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Saying Hi from Korea

Hi, my name is Herim and I am 24 years old. I am Korean and I currently reside in Seoul, South Korea.

I was diagnosed with ulcerative colitis in 2008 when I was a senior in high school. My parents and I thought I wouldn't be able to go to college with my conditions. However, I graduated undergrad in 4 years and I am now in graduate school studying English Education.

I've been living with UC for almost 6 years now. At first, I went to the ER a lot and I've been hospitalized about 3 times within 2 years. I was really depressed at first because I felt like my life was taken away. While my friends were out having fun I was at the hospital or at home. I didn't even feel motivated to try to get healthier. I felt like there was no hope for me. As time passed by I learned to live with UC. But from time to time, I still get really depressed when I think of the limitations I face because of UC.

At times, I feel like nobody understand me and I feel like I'm on a deserted island all by myself. My family is very supportive but sometimes even they don't understand me. I recently found this forum and I've read some of the experiences other people have had. I'm really glad I found this forum. Now I don't really feel like I'm alone anymore.

I tried a lot of medication like immunosuppressant( I think that's what they are called) and steroids. Most of the medication didn't work and my doctor suggested I get remicade infusion. I started using remicade in early 2013. It has been working great for me. I also take 3 pills of asacol per meal. So far, my health is at its best.

I am currently trying to get ready to apply for a PhD program in the states, but my medications is preventing me from it. I need to get remicade infusion every 2 months and the insurance and the bills are not looking good for me. I'm still researching for insurance that will cover for my medication but still no good sign. If any of you know of how non-US citizens can receive remicade infusion in the states or even just insurance in the states, I would really appreciate some advice.


Well-known member
Welcome to the forum.It's very good news that you have found meds.that are working for you.There will be someone along soon that will be able to advise you about meds in the USA etc.I just wanted to welcome you,We do have a young adults thread,so you will find there are many in your age group who have been through a similar situation to chat to.Best wishes for your future.
I don't know specifically about insurance that will cover Remicade but I do know that students can buy insurance plans from their university. I also know that some people have insurance plans from foreign countries that travel with them. I have a friend who is a visitor from Korea - her husband is at our local university. I will ask her what she knows about insurance.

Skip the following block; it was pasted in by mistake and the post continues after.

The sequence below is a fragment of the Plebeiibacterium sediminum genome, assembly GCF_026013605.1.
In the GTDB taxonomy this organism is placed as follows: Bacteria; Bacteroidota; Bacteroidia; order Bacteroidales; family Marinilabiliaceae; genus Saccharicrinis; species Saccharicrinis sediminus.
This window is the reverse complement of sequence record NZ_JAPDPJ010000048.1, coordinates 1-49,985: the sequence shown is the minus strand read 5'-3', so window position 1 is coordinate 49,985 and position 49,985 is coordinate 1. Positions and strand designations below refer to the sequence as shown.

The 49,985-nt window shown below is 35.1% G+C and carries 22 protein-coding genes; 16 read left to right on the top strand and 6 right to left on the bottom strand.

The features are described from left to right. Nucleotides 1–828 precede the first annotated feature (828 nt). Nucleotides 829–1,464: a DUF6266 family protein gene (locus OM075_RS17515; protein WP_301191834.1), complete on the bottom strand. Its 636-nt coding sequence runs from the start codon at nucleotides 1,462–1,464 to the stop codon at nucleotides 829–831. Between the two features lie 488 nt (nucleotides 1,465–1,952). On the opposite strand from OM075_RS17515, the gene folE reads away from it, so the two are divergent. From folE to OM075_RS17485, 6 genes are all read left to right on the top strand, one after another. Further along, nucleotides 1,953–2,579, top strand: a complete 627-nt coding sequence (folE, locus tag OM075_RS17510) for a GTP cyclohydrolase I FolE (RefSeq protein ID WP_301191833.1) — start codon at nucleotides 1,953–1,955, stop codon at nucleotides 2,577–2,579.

Hi Herim and welcome to the forums. I'm glad to hear your condition is under control right now and remicade is working. I think we all can relate to how isolating and depressing IBD can be at times and it's good to have people to talk to who know what it's like.

As for insurance, I believe that foreign students enrolled in a US school can qualify for insurance through the Affordable Care Act (obamacare). Or maybe through your university as well.
badbelly: thank you. i really feel like i'm not alone anymore. i will check out more about insurance through the university thanks :)
My friend reports that the best insurance is through a university. My friend knows some people who have insurance from Korea but it doesn't sound great because they need to pay first and then get reimbursed and the coverage sounds limited. Best wishes.
Hi Herim, maybe you could help me. I'm moving to Korea from the UK in the next few weeks and I have Crohn's disease. I'm very nervous about moving to a foreign country with a chronic condition (and I am currently flaring). Could you possibly advise me on the gastroenterologists there and perhaps recommend a good one. Obviously English speaking is a must as I have yet to learn Korean! Thanks.
Hi, Nomad2000. I just saw your reply. Which part of Korea will you be movong to?? I live in Seoul so the doctors I know are all here. My doctor is one of the best in Korea but he doesn't speak English. But the hospital I go to provides English service. If you are going to come here you won't be able to find many doctors that speak English fluently
Hi guys, do you know of any IBD/Crohn's/ulcerative colitis support groups in Seoul or Korea? It seems like it'd be really helpful as a way to share tips, the latest research, and the unique challenges and experiences living with IBD entails with others going through the same thing. It's how I found out about microbiome transplants/fecal transplants and got "cured"(as cured as you can get according to my doctor).